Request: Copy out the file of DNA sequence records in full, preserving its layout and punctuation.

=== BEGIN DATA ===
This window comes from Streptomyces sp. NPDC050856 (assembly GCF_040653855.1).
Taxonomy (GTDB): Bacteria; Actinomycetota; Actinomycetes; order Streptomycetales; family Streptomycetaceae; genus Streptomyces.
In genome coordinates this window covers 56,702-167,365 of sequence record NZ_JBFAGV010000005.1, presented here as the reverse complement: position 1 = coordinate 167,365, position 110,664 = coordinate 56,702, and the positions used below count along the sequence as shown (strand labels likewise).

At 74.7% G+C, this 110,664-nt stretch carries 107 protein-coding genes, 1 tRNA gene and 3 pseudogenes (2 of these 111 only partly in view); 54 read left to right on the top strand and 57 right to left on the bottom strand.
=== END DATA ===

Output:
This window comes from Streptomyces sp. NPDC050856 (assembly GCF_040653855.1).
Taxonomy (GTDB): Bacteria; Actinomycetota; Actinomycetes; order Streptomycetales; family Streptomycetaceae; genus Streptomyces.
In genome coordinates this window covers 56,702-167,365 of sequence record NZ_JBFAGV010000005.1, presented here as the reverse complement: position 1 = coordinate 167,365, position 110,664 = coordinate 56,702, and the positions used below count along the sequence as shown (strand labels likewise).

At 74.7% G+C, this 110,664-nt stretch carries 107 protein-coding genes, 1 tRNA gene and 3 pseudogenes (2 of these 111 only partly in view); 54 read left to right on the top strand and 57 right to left on the bottom strand.